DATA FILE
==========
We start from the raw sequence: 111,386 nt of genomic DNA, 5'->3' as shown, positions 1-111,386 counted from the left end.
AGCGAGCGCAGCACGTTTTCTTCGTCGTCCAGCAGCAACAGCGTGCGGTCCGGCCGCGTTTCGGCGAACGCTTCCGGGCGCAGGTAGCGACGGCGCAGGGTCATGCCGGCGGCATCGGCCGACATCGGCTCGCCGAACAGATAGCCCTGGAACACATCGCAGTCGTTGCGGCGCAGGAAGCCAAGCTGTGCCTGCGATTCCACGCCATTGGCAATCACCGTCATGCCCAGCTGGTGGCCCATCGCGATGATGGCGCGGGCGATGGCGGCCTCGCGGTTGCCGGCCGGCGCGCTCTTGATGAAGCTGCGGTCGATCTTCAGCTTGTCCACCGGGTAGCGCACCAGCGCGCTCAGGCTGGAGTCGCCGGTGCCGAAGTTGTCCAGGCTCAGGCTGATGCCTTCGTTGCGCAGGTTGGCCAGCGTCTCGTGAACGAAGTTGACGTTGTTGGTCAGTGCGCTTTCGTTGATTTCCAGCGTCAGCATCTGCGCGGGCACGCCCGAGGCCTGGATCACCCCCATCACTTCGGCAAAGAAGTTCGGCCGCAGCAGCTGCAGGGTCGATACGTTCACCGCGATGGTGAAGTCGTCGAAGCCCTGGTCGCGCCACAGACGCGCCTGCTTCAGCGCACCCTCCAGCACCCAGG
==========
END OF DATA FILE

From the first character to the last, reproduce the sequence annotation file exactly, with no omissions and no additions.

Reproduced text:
We start from the raw sequence: 111,386 nt of genomic DNA, 5'->3' as shown, positions 1-111,386 counted from the left end.
AGCGAGCGCAGCACGTTTTCTTCGTCGTCCAGCAGCAACAGCGTGCGGTCCGGCCGCGTTTCGGCGAACGCTTCCGGGCGCAGGTAGCGACGGCGCAGGGTCATGCCGGCGGCATCGGCCGACATCGGCTCGCCGAACAGATAGCCCTGGAACACATCGCAGTCGTTGCGGCGCAGGAAGCCAAGCTGTGCCTGCGATTCCACGCCATTGGCAATCACCGTCATGCCCAGCTGGTGGCCCATCGCGATGATGGCGCGGGCGATGGCGGCCTCGCGGTTGCCGGCCGGCGCGCTCTTGATGAAGCTGCGGTCGATCTTCAGCTTGTCCACCGGGTAGCGCACCAGCGCGCTCAGGCTGGAGTCGCCGGTGCCGAAGTTGTCCAGGCTCAGGCTGATGCCTTCGTTGCGCAGGTTGGCCAGCGTCTCGTGAACGAAGTTGACGTTGTTGGTCAGTGCGCTTTCGTTGATTTCCAGCGTCAGCATCTGCGCGGGCACGCCCGAGGCCTGGATCACCCCCATCACTTCGGCAAAGAAGTTCGGCCGCAGCAGCTGCAGGGTCGATACGTTCACCGCGATGGTGAAGTCGTCGAAGCCCTGGTCGCGCCACAGACGCGCCTGCTTCAGCGCACCCTCCAGCACCCAGG